One year after child’s death, more residential elevators recalled

Federal safety regulators have recalled residential lifts for years due to potentially fatal risks to children, and September is proving to be a case in point, with three such recalls issued this month alone.

According to the U.S. Consumer Product Safety Commission, all three of these recalls include a problem that is relatively inexpensive to fix with a space guard or electronic monitoring device, which can be detected in the gap between a child’s interior and exterior doors. Later deactivates the lift.

One of the recalls includes 15,200 residential elevators built by Custom Lifts, more than a year after a child crushed a child after being stuck in one of the products, according to the agency and company.

7 year old child dies in lift At a beach rental home in the Outer Banks of North Carolina in July 2021. Found under the elevator car and between the upper door frame of the house, the boy’s neck was crushed as he was trapped between the inner accordion door and the outer door of the moving elevator. death inspired CPSC will urge Airbnb and other vacation rental platforms Taking steps to protect young children from certain residential lifts.

The custom elevator recall, announced Thursday, is specific to elevators used in people’s homes and made with a hydraulic drive or curved drum drive by the Plumsteadville, Pennsylvania, company. Excluding installation costs, products were sold to contractors nationwide for between $10,000 and $25,000 from 2003 to August 2022.

Residential elevator with space between outer landing door and inner lift car. A small child can get stuck if there is a gap between the doors.

US Consumer Product Safety Commission

People with elevators should keep small children away from them and contact the company for free space guards to eliminate any dangerous gaps. The Custom Elevator is accessible toll-free at (888) 443-2800 from 8 a.m. to 5 p.m. Eastern Time Monday through Friday.

Another recall, also announced Friday, involves approximately 1,700 residential elevators built in Canada by Cambridge Elevating and sold nationwide for between $12,000 and $60,000 from 1991 to August 2022, including installation.

Space Guards will be provided free of charge by the company, which can be reached at (866) 207-6551 Eastern Time from 8 a.m. to 5 p.m. Monday through Friday. According to the recall notice, no injuries have been reported related to Cambridge products.

In 2015 Coastal Carolina Elevators recalled approximately 240 residential lifts built by Cambridge Elevating after three reported incidents in which a 10-year-old boy from Baltimore, Maryland, was injured as a result of a catastrophic brain injury.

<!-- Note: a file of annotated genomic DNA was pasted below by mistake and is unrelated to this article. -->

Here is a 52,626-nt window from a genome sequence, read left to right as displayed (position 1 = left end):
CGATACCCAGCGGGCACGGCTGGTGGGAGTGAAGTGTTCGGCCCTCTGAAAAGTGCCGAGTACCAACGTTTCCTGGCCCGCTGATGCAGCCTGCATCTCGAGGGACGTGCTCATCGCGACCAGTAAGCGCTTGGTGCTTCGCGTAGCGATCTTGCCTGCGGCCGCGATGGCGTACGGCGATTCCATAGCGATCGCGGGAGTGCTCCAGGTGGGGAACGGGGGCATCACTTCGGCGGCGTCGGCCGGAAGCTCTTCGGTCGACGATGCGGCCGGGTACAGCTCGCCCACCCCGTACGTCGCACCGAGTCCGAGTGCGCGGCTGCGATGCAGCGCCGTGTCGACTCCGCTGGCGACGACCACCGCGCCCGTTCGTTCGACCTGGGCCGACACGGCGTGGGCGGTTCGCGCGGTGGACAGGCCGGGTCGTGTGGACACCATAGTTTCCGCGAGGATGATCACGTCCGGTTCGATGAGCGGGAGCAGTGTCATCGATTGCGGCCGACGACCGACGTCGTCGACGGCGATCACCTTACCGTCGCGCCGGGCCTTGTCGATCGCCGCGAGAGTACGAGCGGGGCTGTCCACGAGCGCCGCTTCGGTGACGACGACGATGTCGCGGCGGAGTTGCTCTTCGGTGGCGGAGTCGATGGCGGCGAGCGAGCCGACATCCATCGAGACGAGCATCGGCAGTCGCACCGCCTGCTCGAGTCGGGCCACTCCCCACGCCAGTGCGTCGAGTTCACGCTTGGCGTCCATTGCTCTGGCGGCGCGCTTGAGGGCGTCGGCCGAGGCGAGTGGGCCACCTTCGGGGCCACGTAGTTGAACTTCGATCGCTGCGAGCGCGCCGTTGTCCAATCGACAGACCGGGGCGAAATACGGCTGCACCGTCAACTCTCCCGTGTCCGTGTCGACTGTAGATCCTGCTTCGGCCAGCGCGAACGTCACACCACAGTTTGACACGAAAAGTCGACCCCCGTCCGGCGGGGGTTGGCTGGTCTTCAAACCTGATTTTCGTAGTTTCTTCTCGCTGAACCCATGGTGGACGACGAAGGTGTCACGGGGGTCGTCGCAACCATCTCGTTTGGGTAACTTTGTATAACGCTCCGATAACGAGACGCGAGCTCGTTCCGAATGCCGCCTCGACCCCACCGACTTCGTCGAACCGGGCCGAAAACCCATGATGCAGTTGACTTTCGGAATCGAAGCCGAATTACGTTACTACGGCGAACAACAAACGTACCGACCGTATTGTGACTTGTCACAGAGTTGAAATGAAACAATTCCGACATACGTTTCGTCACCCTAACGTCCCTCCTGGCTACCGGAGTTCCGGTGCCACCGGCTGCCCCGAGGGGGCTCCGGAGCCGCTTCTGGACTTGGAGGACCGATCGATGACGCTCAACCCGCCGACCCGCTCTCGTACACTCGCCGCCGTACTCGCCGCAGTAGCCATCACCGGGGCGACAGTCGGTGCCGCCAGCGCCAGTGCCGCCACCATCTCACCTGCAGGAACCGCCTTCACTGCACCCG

Scenario depicting a child trapped between the exterior landing door and the interior elevator car door due to a dangerous gap. When the elevator is called to the second floor, the outside door locks the young child into the dangerous space between the doors, posing a risk of crushing or pinning the child and causing serious injury or death.

US Consumer Product Safety Commission

Earlier this month, on September 14, the CPSC said it had settled a claim against thyssenkrupp Access Corp., now known as TK Access Solutions, over three incidents, including one in 2017. Including the death of a 2-year-old child and the 2010 case. which permanently disabled a 3-year-old child.

As part of the agreement, the Grandview, Missouri-based company is recalling 16,800 residential lifts so they can be inspected and space guards installed if necessary. The recalled products sold for between $15,000 and $25,000 through 2012. Homeowners can call (800) 285-9862 from 9 a.m. to 5 p.m. Eastern Monday through Friday.

The threat includes elevators made by other companies, with the Washington Post reporting in July 2019 that at least eight children died and two were seriously injured as a result of the massive residential lifts.

After decades of lawsuits, the country’s elevator safety code reduced door gaps in 2017, but the new rules only affected new installations, making hundreds of thousands of existing elevators a deadly threat to small bodies.

According to the CPSC, residential elevators are commonly found in multi-level homes, townhomes, vacation homes and rentals as well as larger homes that were converted into inns or bed and breakfast hotels. But the lift has proved heartbreaking for some holidaying families.

Safety advocates have warned over the years about devastation involving children and home elevators, including those of the parents of then 10-year-old Jordan Nelson, a beachcomer rented by his family in South Carolina in 2013. was paralyzed in a lift accident in his house. “He has such big dimples, this bright smile and he just knew how to work it,” His mother told CBS News in 2014,

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